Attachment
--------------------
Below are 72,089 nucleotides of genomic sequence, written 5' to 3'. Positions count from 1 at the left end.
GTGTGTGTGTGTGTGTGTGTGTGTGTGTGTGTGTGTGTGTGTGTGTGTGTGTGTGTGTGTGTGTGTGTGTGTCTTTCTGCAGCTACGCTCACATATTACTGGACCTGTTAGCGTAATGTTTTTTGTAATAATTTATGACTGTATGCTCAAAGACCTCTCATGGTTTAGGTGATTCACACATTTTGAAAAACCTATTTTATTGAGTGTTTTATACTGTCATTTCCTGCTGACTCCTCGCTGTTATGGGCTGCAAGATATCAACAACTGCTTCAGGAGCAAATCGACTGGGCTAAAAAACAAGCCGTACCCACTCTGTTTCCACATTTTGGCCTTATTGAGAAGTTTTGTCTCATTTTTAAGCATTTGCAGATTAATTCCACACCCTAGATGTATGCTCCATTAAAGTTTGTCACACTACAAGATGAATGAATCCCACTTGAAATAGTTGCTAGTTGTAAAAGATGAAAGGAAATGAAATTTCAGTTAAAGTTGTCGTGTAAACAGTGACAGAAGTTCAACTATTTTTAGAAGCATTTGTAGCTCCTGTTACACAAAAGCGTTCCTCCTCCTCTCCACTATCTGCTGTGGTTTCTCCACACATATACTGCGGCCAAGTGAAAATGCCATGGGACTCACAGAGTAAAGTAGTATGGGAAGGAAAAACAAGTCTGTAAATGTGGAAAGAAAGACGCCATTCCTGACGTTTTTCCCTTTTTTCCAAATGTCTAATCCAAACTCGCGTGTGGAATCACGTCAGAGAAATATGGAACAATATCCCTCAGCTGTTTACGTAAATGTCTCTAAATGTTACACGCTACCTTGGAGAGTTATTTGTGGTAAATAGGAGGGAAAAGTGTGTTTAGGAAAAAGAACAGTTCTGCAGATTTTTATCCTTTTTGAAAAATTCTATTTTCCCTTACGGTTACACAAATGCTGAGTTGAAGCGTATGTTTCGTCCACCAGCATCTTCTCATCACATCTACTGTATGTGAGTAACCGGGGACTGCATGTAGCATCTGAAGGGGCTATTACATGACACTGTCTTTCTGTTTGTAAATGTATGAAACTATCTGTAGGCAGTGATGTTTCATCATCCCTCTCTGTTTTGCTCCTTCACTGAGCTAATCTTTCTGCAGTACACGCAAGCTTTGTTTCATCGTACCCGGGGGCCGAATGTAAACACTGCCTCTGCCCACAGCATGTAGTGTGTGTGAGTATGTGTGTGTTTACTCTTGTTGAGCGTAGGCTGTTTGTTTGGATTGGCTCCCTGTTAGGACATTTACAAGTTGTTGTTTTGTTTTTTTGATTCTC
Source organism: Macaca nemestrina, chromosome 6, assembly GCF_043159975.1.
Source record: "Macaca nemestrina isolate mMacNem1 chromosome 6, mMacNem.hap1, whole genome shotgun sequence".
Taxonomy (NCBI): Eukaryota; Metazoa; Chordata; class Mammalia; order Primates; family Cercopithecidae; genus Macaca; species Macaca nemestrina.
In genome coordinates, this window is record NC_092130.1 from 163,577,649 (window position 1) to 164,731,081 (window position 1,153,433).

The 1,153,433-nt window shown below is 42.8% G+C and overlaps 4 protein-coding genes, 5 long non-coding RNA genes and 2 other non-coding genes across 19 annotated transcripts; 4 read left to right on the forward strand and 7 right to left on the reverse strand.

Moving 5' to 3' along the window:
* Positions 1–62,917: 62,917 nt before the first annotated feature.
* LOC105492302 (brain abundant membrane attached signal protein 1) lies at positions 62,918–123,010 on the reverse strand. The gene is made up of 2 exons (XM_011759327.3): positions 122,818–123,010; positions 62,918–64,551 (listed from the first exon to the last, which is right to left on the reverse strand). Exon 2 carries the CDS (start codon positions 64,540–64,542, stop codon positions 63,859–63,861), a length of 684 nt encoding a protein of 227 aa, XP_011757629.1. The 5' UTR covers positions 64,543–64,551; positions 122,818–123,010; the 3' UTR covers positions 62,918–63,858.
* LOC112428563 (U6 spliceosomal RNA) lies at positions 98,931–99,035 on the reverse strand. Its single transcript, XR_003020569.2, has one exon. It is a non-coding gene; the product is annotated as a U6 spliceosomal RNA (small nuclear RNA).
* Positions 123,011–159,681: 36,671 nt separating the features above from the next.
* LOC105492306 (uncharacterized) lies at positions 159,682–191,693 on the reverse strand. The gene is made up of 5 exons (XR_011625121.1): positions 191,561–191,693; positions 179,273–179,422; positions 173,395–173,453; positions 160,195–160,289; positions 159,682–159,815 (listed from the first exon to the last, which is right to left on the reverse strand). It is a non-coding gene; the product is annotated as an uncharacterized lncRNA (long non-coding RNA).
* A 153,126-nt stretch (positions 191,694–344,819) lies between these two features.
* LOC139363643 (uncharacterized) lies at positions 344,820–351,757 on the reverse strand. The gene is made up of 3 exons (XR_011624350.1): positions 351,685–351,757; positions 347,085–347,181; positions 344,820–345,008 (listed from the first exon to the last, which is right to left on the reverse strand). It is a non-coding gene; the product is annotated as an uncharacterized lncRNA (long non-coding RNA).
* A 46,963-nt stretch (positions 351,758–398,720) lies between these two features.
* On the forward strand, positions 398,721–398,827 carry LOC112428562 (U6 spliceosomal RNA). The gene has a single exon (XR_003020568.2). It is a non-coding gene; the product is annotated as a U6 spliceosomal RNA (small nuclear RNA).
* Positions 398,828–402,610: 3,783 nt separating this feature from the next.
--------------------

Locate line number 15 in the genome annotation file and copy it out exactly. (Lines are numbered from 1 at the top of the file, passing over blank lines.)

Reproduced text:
* LOC139363643 (uncharacterized) lies at positions 344,820–351,757 on the reverse strand. The gene is made up of 3 exons (XR_011624350.1): positions 351,685–351,757; positions 347,085–347,181; positions 344,820–345,008 (listed from the first exon to the last, which is right to left on the reverse strand). It is a non-coding gene; the product is annotated as an uncharacterized lncRNA (long non-coding RNA).